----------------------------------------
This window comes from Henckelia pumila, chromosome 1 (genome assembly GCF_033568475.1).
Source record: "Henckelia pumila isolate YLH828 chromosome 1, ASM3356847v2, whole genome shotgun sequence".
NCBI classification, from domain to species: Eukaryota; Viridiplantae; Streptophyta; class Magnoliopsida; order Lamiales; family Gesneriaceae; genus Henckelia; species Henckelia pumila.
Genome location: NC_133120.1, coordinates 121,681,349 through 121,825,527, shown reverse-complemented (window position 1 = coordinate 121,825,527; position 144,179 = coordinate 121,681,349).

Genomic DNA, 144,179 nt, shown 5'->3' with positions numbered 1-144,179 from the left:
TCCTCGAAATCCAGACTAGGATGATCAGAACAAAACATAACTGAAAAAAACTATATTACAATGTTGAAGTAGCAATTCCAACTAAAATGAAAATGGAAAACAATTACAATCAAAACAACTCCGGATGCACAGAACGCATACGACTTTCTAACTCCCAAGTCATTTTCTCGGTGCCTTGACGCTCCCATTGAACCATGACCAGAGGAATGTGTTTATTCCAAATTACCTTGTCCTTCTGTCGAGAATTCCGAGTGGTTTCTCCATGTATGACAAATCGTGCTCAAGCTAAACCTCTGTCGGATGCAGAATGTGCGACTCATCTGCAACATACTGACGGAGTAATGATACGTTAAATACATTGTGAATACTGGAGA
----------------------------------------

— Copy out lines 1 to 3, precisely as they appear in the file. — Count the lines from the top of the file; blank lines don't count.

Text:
This window comes from Henckelia pumila, chromosome 1 (genome assembly GCF_033568475.1).
Source record: "Henckelia pumila isolate YLH828 chromosome 1, ASM3356847v2, whole genome shotgun sequence".
NCBI classification, from domain to species: Eukaryota; Viridiplantae; Streptophyta; class Magnoliopsida; order Lamiales; family Gesneriaceae; genus Henckelia; species Henckelia pumila.